Skyward Sword is a Very Personal Legend
Way back on November 18, 2011, I was an eager young lad still in High School. On this day, The Legend of Zelda: Skyward Sword released and I had all the proper pieces in place.
My pre-order was still waiting for me, even after a couple of lengthy delays, a common but necessary Nintendo practice. I made sure to get the Collector’s Edition. The golden Wii-mote was too good to pass up, especially considering its included Wii MotionPlus capabilities. Before I left the store, I decided to pick up the guide book to complete the Skyward Sword collection.
No other game had excited me this much. That’s something that holds true even today. Sometimes I find myself thinking back to the car ride home, with the included soundtrack flowing through the speakers, reliving gaming memories with each track. Skyward Sword was special to me then, and even more so today. It wasn’t the ultimate Zelda adventure. But for the first time, I truly felt like a hero.
You Are the Chosen Hero…and You’ve Earned it
Motion controls are not easy to get right. The characters on screen must perfectly mimic every player’s actions in order to establish proper immersion. Thanks to the nifty Wii MotionPlus accessory, Skyward Sword was as 1:1 as a video game could be.
Skyward Sword is never a passive experience. While difficult to master at first, the combat system is extraordinarily rewarding for those willing to devote the time to hone their skills. Reflexes and finesse determine your success. Every enemy encounter evolves into a fluid motion-based puzzle. Players must memorize enemy patterns to realize their opportunities to strike.
It was the perfect interpretation of a duel in the virtual space. Whenever players emerge triumphantly, it’s always by their own doing. You shot the arrow, tossed the bomb, and delivered the final blow to the massive beast. The action propels the player forward in ways that not many other action/adventure titles have seemed to match.
Of course, there is only so much you can do with the day’s motion technologies and a handful of buttons. The controls would go out of whack at times, making Link appear to perform some kind of interpretive dance. Luckily, this was easily remedied by re-centering the cursor or recalibrating the controller.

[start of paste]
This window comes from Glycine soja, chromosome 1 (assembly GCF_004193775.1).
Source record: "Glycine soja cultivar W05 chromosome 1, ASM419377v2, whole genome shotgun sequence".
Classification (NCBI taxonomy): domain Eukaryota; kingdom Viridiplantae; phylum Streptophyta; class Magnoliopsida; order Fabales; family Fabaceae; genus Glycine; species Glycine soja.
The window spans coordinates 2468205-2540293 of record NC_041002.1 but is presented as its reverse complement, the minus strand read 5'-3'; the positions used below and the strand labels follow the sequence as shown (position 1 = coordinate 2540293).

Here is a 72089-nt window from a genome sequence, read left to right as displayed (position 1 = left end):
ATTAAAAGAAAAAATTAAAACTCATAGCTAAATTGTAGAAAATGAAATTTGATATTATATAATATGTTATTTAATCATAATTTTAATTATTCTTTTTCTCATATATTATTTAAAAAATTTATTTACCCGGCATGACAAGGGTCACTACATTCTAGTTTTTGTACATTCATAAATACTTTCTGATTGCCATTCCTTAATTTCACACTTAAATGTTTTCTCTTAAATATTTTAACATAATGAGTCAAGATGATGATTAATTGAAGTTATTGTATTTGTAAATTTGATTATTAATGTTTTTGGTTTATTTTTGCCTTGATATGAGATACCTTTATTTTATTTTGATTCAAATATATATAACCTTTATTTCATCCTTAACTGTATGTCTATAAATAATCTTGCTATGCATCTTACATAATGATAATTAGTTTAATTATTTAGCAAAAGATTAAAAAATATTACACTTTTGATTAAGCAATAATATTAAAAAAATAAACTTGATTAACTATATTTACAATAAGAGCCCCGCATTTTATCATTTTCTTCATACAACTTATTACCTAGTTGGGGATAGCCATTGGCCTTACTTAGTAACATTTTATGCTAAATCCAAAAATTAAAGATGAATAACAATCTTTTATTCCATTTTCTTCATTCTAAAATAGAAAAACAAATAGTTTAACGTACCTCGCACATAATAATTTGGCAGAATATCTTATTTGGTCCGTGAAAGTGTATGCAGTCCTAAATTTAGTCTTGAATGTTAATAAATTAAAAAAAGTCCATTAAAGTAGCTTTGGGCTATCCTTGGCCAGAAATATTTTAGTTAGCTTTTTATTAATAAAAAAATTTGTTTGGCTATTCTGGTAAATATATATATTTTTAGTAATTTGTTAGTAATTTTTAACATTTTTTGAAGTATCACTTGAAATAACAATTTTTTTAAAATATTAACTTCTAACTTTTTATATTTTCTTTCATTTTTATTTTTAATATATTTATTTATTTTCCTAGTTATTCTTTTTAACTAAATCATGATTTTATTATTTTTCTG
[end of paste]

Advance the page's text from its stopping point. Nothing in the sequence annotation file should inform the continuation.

There were also some issues with pacing and “hand holding” throughout the bulk of the adventure. These steps were necessary to make the game more accessible. The developers included a number of safeguards to assist those less adept at motion controlled titles. This may explain the technical explanations and robotic personality from the title’s companion character, Fi.
Will Skyward Sword be the End of Motion Controls in Zelda?
Nintendo has often used the Zelda series to prove the concepts of its latest consoles. Phantom Hourglass and Spirit Tracks both demonstrated the capabilities of the Nintendo DS and its dual screens. Skyward Sword proved that the Wii’s motion controls were more than a gimmick. They can create powerful and lasting gameplay experiences. A Link between Worlds’ choice of perspective showcased the benefit of playing with the 3DS’ stereoscopic screen while housing a thriving, depth-filled world in the palm of your hand.
The Legend of Zelda: Breath of the Wild’s original design intended to utilize the WiiU gamepad to its fullest. Players would combine information from both the television and gamepad for the definitive second-screen experience. The company has since changed its focus to more traditional forms of gameplay with the newly announced, Nintendo Switch. With Breath of the Wild releasing on both consoles, developers decided to leave the past behind, with no plans to force the gamepad onto the players.
Raise Your Sword Forever Skyward
Motion controls are very powerful when done correctly. Swiftly moving one’s arm to perform an attack is far more immersive than simply pressing a button. Parrying an enemy with a well-timed shield bash is much more rewarding when it requires your own physical input. I have never experienced anything like Skyward Sword before its release and the precise swordplay may never see its future in the Zelda series again.
There is no denying that motion controlled gaming is now a very niche market. Nintendo might never reintroduce dedicated motion controls to future Zelda titles in order to appeal to a broader demographic. Even if that’s the future we end up living in, Skyward Sword will remain one of the best examples of using motion with meaning, being as special to the series as it is to me.